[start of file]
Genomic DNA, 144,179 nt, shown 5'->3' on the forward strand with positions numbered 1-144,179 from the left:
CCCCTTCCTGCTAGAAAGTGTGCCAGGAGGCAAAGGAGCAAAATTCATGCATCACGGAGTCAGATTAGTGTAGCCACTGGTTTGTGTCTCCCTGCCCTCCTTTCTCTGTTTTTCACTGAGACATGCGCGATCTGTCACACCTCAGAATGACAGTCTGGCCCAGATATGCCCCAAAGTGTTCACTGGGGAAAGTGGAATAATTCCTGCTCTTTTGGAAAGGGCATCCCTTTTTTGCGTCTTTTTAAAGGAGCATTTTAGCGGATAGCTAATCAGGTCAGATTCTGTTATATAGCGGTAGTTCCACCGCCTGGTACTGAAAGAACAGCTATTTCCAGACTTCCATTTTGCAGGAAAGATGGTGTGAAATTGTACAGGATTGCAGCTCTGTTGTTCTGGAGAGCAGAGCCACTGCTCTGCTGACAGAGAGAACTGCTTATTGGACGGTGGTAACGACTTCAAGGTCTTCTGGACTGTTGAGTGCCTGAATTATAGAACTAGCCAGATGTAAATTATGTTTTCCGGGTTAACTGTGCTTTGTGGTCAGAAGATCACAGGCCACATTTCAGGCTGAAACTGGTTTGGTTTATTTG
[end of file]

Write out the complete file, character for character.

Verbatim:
Genomic DNA, 144,179 nt, shown 5'->3' on the forward strand with positions numbered 1-144,179 from the left:
CCCCTTCCTGCTAGAAAGTGTGCCAGGAGGCAAAGGAGCAAAATTCATGCATCACGGAGTCAGATTAGTGTAGCCACTGGTTTGTGTCTCCCTGCCCTCCTTTCTCTGTTTTTCACTGAGACATGCGCGATCTGTCACACCTCAGAATGACAGTCTGGCCCAGATATGCCCCAAAGTGTTCACTGGGGAAAGTGGAATAATTCCTGCTCTTTTGGAAAGGGCATCCCTTTTTTGCGTCTTTTTAAAGGAGCATTTTAGCGGATAGCTAATCAGGTCAGATTCTGTTATATAGCGGTAGTTCCACCGCCTGGTACTGAAAGAACAGCTATTTCCAGACTTCCATTTTGCAGGAAAGATGGTGTGAAATTGTACAGGATTGCAGCTCTGTTGTTCTGGAGAGCAGAGCCACTGCTCTGCTGACAGAGAGAACTGCTTATTGGACGGTGGTAACGACTTCAAGGTCTTCTGGACTGTTGAGTGCCTGAATTATAGAACTAGCCAGATGTAAATTATGTTTTCCGGGTTAACTGTGCTTTGTGGTCAGAAGATCACAGGCCACATTTCAGGCTGAAACTGGTTTGGTTTATTTG